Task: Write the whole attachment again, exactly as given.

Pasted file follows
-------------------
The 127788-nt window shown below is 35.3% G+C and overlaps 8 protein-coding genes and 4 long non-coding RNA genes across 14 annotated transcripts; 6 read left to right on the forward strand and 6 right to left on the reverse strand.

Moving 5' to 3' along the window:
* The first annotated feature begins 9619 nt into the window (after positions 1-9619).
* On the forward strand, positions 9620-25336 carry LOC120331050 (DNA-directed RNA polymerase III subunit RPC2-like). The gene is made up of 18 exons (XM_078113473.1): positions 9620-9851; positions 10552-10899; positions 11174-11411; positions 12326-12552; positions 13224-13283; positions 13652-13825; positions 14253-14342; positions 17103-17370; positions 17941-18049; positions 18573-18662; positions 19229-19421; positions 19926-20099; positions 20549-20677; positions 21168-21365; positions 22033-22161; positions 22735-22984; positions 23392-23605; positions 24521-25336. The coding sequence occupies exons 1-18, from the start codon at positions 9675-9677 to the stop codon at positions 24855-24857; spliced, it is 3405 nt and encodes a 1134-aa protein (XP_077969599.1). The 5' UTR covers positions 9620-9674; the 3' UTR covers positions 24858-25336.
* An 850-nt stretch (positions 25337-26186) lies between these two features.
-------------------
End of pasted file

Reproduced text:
The 127788-nt window shown below is 35.3% G+C and overlaps 8 protein-coding genes and 4 long non-coding RNA genes across 14 annotated transcripts; 6 read left to right on the forward strand and 6 right to left on the reverse strand.

Moving 5' to 3' along the window:
* The first annotated feature begins 9619 nt into the window (after positions 1-9619).
* On the forward strand, positions 9620-25336 carry LOC120331050 (DNA-directed RNA polymerase III subunit RPC2-like). The gene is made up of 18 exons (XM_078113473.1): positions 9620-9851; positions 10552-10899; positions 11174-11411; positions 12326-12552; positions 13224-13283; positions 13652-13825; positions 14253-14342; positions 17103-17370; positions 17941-18049; positions 18573-18662; positions 19229-19421; positions 19926-20099; positions 20549-20677; positions 21168-21365; positions 22033-22161; positions 22735-22984; positions 23392-23605; positions 24521-25336. The coding sequence occupies exons 1-18, from the start codon at positions 9675-9677 to the stop codon at positions 24855-24857; spliced, it is 3405 nt and encodes a 1134-aa protein (XP_077969599.1). The 5' UTR covers positions 9620-9674; the 3' UTR covers positions 24858-25336.
* An 850-nt stretch (positions 25337-26186) lies between these two features.